- How long will it take to push out my baby?
- Will I poop in front of everybody?
- How can I prevent tearing?
… make sure to read my post about how to push your baby out.
A don’t forget to read up about how to prevent tearing!
Stage three, the delivery of the placenta, is the most overlooked stage of birth. It’s also the shortest, lasting only a few minutes.
Delayed Cord Clamping
While we wait on the placenta to be delivered, let’s talk about when to cut the cord.
Immediately following the birth of the baby one of the first things most OBGYNs like to do, even before handing baby to mom, is to immediately cut the cord. If possible, it is best to wait at least one minute, but hopefully longer. Ideally, wait to clamp and cut the cord until it has completely stopped pulsing.
Before having a prenatal conversation with your care provider, be sure to read my post about delayed cord clamping myths, busted!
At this point, while waiting on the cord to stop pulsing and then for the placenta to be delivered, the best place for baby to be is skin-to-skin on mom’s chest (or belly if the cord isn’t long).
Skin to skin contact helps regulate baby’s breathing, temperature and gives mother and baby peak amounts of oxytocin – which is helpful for bonding, breastfeeding success, feeling amazing and for mom’s uterus to contract, expel the placenta, heal and shrink back to where it needs to be.
Skin-to-skin is where it’s at!
If for whatever reason mom cannot have baby skin-to-skin, the next best place for baby to be is on dad’s chest. Dad – take your shirt off and enjoy that freshly born baby. Your oxytocin will go through the roof!
Delivery of the Placenta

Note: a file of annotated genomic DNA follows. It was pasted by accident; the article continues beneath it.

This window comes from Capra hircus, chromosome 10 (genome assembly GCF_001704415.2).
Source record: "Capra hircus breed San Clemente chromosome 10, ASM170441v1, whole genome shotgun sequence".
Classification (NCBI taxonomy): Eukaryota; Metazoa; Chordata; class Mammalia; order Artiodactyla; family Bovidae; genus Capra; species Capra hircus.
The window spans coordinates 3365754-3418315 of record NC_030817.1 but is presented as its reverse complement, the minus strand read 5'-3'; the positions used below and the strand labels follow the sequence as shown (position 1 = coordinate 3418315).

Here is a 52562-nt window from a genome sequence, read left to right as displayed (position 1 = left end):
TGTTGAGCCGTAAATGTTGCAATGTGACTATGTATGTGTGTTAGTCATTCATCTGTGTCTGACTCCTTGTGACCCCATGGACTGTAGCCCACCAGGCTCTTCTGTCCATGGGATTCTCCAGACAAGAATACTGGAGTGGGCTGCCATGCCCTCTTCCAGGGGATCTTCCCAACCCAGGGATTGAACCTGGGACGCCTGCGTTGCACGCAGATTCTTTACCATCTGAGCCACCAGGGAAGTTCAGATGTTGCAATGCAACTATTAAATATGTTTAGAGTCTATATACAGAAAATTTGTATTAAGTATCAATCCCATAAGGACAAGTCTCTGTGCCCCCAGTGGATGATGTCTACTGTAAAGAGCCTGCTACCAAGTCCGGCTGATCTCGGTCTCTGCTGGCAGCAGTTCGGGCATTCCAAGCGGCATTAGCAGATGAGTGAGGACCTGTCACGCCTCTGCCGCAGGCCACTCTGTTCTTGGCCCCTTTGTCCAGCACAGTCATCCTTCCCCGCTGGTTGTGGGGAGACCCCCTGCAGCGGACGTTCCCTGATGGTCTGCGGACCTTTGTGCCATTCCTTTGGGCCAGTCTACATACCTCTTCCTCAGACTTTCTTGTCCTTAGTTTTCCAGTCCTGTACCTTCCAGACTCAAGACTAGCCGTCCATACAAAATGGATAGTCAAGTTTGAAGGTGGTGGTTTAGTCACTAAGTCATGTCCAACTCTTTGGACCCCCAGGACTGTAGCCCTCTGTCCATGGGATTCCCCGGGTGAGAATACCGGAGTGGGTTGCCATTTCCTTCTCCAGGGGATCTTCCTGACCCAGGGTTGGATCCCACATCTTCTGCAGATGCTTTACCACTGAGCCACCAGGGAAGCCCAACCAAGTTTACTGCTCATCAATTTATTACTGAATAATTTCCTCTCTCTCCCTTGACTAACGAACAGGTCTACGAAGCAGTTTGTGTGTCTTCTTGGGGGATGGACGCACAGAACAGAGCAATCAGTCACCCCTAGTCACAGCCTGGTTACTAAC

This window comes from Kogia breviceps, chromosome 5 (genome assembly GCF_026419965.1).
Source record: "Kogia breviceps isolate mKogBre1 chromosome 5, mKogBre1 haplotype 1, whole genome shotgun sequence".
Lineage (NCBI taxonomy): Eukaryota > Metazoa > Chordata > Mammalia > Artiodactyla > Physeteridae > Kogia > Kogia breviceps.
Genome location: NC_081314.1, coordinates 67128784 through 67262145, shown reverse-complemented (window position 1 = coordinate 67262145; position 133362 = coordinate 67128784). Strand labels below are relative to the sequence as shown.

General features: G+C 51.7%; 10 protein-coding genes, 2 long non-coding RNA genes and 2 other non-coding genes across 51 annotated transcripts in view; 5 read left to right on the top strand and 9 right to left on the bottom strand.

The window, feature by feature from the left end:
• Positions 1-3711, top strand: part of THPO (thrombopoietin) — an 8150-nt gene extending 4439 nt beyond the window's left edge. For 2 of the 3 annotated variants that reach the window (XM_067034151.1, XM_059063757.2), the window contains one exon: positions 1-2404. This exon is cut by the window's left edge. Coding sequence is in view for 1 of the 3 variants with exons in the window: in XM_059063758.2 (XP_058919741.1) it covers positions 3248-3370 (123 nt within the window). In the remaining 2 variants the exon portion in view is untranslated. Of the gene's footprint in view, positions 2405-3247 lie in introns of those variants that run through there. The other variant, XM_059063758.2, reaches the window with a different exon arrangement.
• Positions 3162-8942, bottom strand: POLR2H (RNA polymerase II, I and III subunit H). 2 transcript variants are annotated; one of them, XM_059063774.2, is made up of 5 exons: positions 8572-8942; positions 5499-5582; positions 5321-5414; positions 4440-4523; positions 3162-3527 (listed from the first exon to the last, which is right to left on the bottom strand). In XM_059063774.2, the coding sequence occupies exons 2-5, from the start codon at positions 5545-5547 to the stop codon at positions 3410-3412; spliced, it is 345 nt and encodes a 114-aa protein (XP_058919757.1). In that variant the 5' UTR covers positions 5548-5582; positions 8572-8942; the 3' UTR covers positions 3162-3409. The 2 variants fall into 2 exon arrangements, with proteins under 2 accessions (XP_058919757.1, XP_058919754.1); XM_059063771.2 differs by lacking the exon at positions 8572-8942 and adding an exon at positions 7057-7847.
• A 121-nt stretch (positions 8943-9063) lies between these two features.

Finally, at around 3-15 minutes after the birth of the baby, a mother will begin to feel strong contractions, reminding her of the labor she just completed. These contractions have a purpose, however, and are helping to expel the placenta and at the same time prevent excessive bleeding from where the placenta was attached to the uterus.
Thankfully, the placenta has no bones so it’s relatively easy to push out of the vagina, even after just giving birth. And yes, there’s often a tiny bit of pushing involved.
Because you just gave birth, it will probably sting. But that’s it and you’re done! Hooray! You’re no longer pregnant!
PS – Many care providers use an IV of Pitocin to reduce the chance of postpartum hemorrhage. Research shows a link to postpartum depression and the use of Pitocin. Do your research to make an informed decision!
It’s at this point that uterine massages are a necessary evil. But let me clarify – it’s not a massage. Uterine massages don’t feel nice.
Every 15 minutes or so during the first couple hours, the uterus will be checked and “massaged” to make sure that it is shrinking back instead of remaining boggy and filling with blood.
Care providers absolutely have our best interest in mind – they’re making sure we don’t have a postpartum hemorrhage. So be kind to them, every time you receive a “massage”. They mean well.
The Doula’s Guide to the Stages of Labor
To recap, this is the typical progression of the stages of labor.
Delivery of the Placenta
Leave a Comment
Thanks for reading! Leave me a comment and let me know if you have any questions. I’d love to know your thoughts or hear about your experience. How did you know you had moved to the next stages of labor?